I’m not Catholic, and I don’t believe I experience more bouts of guilt than the average imperfect being, but there are a few things I’ve done, or things I haven’t done, that will make me feel “guilty for the rest of my life,” as Randy Newman says.
My guilt tends to be over sins of omission rather than sins of commission. Oh yes, I have indulged in activities that hurt others and I have gone through subsequent periods of remorse and regret. The guilt that really lingers most, though, is over the things I didn’t do when I had the chance. As I’ve gotten older and lost my mom and dad, other relatives, and friends, a recurring feeling, along with the sorrow, is “Why didn’t I do more before they left?” I’m receiving this lesson more and more often, but, alas, I haven’t gotten much better at taking opportunities to be with those I love. The curse of introversion.
“Marie” Randy Newman’s masterpiece, Good Ol’ Boys, contains two of the best songs featuring guilt-ridden ne’er-do-wells ever written, “Guilty” and “Marie,” both delivered as only Randy Newman can (although Joe Cocker, Bonnie Raitt, and several others have done splendid jobs on “Guilty”).
The poor sap who sings to Marie apologizes for being crazy, weak, lazy, and drunk, and allows “I’ve hurt you so.” But he’s trying to make things right, express his love, and be forgiven so that he may mend his ways.
“I’m weak and I’m lazy, and I’ve hurt you so”
“Guilty” The loser who sings “Guilty” is a bit farther down on the “forgivable” scale. He gets drunk, coked up, and stays out all hours getting into trouble. He doesn’t expect to improve: “Yes, I’m guilty, and I’ll be guilty the rest of my life.” Time to move on, sister. Charli, who runs the longtime jam circle I sing with occasionally, does this one even better than Joe, Bonnie, and Randy.
“I Just Want You to Hurt Like I Do” Randy Newman does a neat twist on guilt in this beautiful song. Haven’t we all felt that way before? We want our lost lover to feel guilty for leaving, and then we wind up wracked with guilt about feeling that way.
“Pretend It Never Happened” A cover band I played in during the seventies focused primarily on sixties pop rock stuff, with a lot of off-the-wall humor, thanks to our frustrated-standup drummer Loz. When we took on a fellow named Showbiz Bob, he added a bit of folkie flavor to the mix. His idol was John Stewart, who’d been a member of The Kingston Trio and in the eighties had a bit of the spotlight in a duet with Stevie Nicks on the song “Gold.”
The song “Pretend It Never Happened” was evidently something John Stewart performed live that Showbiz, who’d seen him many times, picked up. Despite its being a slow-tempo ballad, it was the only song Showbiz ever suggested we add that drummer Loz wholeheartedly endorsed. A sample verse: “I’m sorry I hit you with the car / I didn’t really mean for things to go that far / Pretend it never happened, go out on the town / You can’t let the little things get you down.”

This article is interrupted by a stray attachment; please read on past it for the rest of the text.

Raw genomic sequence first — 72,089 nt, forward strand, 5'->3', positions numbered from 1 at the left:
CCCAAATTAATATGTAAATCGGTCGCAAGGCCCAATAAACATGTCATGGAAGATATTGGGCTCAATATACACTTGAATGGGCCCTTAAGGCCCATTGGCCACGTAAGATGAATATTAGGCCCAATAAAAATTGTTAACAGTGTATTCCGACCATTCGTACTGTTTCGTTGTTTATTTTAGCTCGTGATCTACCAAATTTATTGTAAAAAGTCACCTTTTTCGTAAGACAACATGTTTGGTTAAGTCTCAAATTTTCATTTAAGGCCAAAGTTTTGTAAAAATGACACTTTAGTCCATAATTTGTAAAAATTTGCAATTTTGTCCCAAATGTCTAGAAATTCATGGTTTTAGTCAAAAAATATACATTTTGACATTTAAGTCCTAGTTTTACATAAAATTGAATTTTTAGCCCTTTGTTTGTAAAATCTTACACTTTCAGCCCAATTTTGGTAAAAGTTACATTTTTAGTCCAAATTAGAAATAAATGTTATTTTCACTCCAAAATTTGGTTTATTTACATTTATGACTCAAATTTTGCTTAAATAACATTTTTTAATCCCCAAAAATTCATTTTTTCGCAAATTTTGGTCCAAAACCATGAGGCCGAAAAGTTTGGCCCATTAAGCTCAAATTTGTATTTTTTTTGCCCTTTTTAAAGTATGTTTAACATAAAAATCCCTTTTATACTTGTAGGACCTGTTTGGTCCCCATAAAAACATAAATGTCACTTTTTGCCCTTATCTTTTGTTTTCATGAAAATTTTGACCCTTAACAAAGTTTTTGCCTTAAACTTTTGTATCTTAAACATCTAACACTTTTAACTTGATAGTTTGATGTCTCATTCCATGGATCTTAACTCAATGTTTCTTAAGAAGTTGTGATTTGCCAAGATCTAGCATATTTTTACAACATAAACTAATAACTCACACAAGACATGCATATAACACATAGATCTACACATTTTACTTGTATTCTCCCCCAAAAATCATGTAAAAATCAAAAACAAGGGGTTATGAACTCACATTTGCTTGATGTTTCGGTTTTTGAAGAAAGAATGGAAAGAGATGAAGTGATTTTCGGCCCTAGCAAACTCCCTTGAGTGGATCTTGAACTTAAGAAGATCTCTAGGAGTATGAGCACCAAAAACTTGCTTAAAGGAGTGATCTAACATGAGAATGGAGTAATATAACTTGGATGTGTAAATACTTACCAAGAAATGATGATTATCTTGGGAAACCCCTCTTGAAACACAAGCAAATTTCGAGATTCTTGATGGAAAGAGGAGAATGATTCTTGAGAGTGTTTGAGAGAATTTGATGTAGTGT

“Down by the River” When I asked my wife if any songs that suited the topic of guilt came to mind, the first song she thought of was the Neil Young/Crazy Horse epic “Down by the River,” long a favorite of mine. I ran through the lyrics in my head for a few moments and then asked, “Is he feeling guilty?” She replied, “Well, he ought to be—he shot his baby.” That’s for sure—but instead, ol’ Neil seems to be talking someone else into fleeing the scene of the crime with him, while his old baby’s lying dead, down by the river.
Monk on LP
“Don’t Blame Me” Thelonious Monk’s solo versions of this standard have crowded out any other versions of it for me—the vocal renditions as well as all other instrumental versions. It’s a perfect example, particularly for those who are familiar with the standard, of how the pianist Monkifies the work of others. His trademark dissonances add to the song’s beauty, and, sans accompaniment, he can indulge in rhythmic playfulness, inserting vaudevillian trills, cascading arpeggios, and pregnant pauses. Criss Cross has an excellent “Don’t Blame Me,” nestled between Monk’s compositions “Rhythm-a-ning” and “Think of One.”
If you want to hear the lyrics, which are actually a declaration of love—not a guilty apology, Frank Sinatra is among many vocalists who’ve interpreted it well.
“Honey, I’ve Been a Bad Boy” Friend and music cohort Toby wrote the lyrics for this nice number for our four-part harmony group. “I’ve been out hanky-pankin’, now I’m fit for a spankin’ / Honey, I’ve been a bad boy—I’ve been an oh-so-naughty boy.”
Honorable Mentions: John Lennon’s “Jealous Guy” is a nice guilt-ridden apology from Imagine. The Dan Penn-Chips Moman country-soul ballad “At the Dark End of the Street” is one of the most evocative guilt songs ever written. Two cheating lovers remain in the shadows, knowing they’re doing wrong but unable to stop.
I’ve long been captivated by stories of guilt in literature. Writer Graham Greene masterfully explores good old Catholic guilt in much of his best work. Many of his protagonists are bedeviled by their consciences, some to the point of being overcome and even destroyed. Favorite Greene books of guilt include The Power and the Glory (featuring the Mexican “whiskey priest” who feels he never does enough to lift people up), The Heart of the Matter (whose Scobie is trapped in an unhappy marriage and dallies, never to get over it), and The End of the Affair (which involves guilty jealousy of God).